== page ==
Making technical assistance work in Africa: Three keys to success for financial services providers

Making technical assistance work in Africa: Three keys to success for financial services providers

16 October, 2019    

It’s not easy delivering data-driven financial services to the financially excluded in Africa’s emerging economies.

That’s why technical assistance (TA) can be essential to the success of the region’s financial service providers (FSPs). Comprised of various forms of non-financial assistance provided by outside specialists, TA can take the form of information and expertise, instruction or skills training, and consulting and other services – all with the goal of optimising the effectiveness of an organisation’s use of data and advanced analytics to inform decision making.

Over the course of the insight2impact (i2i) programme, we provided technical assistance to seven financial service providers across Africa, to build their capacity to incorporate client-centric research and data into their decision-making and to help inform the direction of their businesses. There were two aims for this TA: The first was to advance financial inclusion through better use of client research and data. The second was to understand the benefits and costs of different models to effectively deliver TA in the continent’s changing financial services landscape.

To understand the latter, we tested three different TA models: full TA programs, “TA lite” and fintech TA. The full TA model provided funding to the FSP for assistance from data science consultants and experts, who would then work closely with an internal resource within the FSP to upskill them. The TA lite model funded a dedicated assistant (for example, a data science intern) to work on a specific time-bound project within the FSP for at least 12 months. It’s considered “lite” because it is less intense than the six-month approach conducted by a consultancy company in a full TA program. The fintech TA model was similar to the TA lite approach, with an identical implementation model, but it involved placing a data scientist in a fintech, under the guidance of a data science expert.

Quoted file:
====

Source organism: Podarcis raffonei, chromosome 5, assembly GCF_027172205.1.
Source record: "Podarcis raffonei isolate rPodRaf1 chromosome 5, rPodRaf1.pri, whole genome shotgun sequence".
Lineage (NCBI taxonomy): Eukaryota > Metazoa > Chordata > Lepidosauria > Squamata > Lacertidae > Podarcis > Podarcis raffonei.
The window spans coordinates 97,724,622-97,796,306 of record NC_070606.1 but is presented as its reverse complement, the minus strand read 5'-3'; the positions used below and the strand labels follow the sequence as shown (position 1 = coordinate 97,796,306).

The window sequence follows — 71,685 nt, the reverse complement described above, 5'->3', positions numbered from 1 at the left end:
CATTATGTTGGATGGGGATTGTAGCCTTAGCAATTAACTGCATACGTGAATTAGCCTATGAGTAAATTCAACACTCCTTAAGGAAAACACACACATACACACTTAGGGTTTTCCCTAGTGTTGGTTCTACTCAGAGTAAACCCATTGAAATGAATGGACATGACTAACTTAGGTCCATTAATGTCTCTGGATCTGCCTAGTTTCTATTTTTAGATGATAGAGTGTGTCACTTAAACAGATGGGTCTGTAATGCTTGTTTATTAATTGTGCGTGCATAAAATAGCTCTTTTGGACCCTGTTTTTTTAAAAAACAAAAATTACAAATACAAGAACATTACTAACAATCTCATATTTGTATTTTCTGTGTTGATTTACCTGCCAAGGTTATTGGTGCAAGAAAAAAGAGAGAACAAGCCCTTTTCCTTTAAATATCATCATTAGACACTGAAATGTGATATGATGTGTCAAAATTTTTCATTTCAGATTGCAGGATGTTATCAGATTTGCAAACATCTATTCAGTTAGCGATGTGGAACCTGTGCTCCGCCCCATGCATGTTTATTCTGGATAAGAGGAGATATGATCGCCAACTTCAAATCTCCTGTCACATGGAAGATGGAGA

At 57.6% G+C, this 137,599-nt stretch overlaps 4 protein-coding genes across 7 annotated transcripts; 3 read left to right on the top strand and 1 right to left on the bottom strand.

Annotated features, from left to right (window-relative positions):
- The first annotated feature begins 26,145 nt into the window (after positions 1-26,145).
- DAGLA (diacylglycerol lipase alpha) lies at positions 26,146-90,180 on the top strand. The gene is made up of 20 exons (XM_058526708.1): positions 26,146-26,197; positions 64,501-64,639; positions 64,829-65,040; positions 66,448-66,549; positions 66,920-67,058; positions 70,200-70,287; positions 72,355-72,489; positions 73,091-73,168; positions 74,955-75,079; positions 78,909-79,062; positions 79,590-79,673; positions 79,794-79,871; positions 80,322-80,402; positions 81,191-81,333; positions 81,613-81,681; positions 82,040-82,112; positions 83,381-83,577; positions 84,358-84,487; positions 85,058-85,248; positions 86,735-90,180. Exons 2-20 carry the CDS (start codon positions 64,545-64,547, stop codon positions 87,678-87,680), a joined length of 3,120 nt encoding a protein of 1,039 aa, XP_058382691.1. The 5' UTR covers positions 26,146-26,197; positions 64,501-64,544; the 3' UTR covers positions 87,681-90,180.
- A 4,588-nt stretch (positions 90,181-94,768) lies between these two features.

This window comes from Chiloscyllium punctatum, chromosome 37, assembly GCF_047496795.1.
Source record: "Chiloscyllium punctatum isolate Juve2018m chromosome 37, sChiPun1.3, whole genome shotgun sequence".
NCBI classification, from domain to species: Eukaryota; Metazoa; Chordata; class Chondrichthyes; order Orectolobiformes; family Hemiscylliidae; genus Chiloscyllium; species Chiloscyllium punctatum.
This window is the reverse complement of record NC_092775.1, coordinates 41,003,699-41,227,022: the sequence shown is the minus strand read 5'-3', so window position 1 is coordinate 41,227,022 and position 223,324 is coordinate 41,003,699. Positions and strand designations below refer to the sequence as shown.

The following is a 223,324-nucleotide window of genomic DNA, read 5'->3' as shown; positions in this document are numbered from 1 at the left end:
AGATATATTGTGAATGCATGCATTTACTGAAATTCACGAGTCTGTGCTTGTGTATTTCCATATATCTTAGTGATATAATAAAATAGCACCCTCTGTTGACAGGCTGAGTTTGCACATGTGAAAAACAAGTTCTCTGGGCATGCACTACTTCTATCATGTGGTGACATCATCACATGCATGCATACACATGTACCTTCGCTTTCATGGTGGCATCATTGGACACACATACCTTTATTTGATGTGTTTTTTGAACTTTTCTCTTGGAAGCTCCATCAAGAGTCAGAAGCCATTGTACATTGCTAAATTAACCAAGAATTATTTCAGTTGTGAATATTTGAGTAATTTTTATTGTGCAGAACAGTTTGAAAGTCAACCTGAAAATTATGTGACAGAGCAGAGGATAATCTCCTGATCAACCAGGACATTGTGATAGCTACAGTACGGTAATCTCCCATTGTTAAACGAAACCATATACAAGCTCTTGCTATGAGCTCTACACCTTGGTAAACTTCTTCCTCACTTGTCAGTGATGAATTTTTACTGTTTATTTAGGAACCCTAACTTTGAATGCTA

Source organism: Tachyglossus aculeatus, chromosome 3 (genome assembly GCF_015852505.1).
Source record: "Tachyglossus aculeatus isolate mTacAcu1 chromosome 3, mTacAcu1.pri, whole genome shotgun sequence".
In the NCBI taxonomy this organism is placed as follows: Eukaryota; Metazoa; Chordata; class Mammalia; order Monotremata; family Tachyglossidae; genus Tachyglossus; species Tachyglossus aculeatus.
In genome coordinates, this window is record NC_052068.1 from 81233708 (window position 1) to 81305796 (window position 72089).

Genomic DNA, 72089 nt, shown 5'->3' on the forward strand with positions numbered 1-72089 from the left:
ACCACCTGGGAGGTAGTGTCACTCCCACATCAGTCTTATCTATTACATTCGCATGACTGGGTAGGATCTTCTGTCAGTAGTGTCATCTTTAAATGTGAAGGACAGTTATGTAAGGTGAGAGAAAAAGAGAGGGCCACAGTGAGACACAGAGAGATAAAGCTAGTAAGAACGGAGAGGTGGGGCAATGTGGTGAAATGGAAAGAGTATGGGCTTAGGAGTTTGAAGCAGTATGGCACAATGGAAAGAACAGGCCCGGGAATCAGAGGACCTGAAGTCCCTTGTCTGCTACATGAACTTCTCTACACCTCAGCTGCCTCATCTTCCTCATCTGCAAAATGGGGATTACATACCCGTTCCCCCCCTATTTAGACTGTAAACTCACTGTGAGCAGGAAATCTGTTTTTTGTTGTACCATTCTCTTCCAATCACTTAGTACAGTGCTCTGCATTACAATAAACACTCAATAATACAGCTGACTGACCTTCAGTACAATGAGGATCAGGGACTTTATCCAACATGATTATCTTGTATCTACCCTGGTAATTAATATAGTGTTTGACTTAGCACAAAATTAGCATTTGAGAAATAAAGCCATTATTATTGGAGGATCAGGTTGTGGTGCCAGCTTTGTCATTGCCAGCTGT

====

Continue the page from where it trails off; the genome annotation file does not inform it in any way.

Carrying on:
We found that there were some common learnings across these three TA models that can be leveraged to more effectively deliver TA in the future:

Operational buy-in is as important as executive buy-in

When we started approaching FSPs to offer TA at the beginning of i2i, we targeted executives – as it was accepted best practice that executive or strategic buy-in was critical for TA programmes’ success. But when we went to implement the programs, we realised something: While executive buy-in is important, if there is no support during project implementation – either via direct involvement from the executives or a data science champion – the TA can still crumble.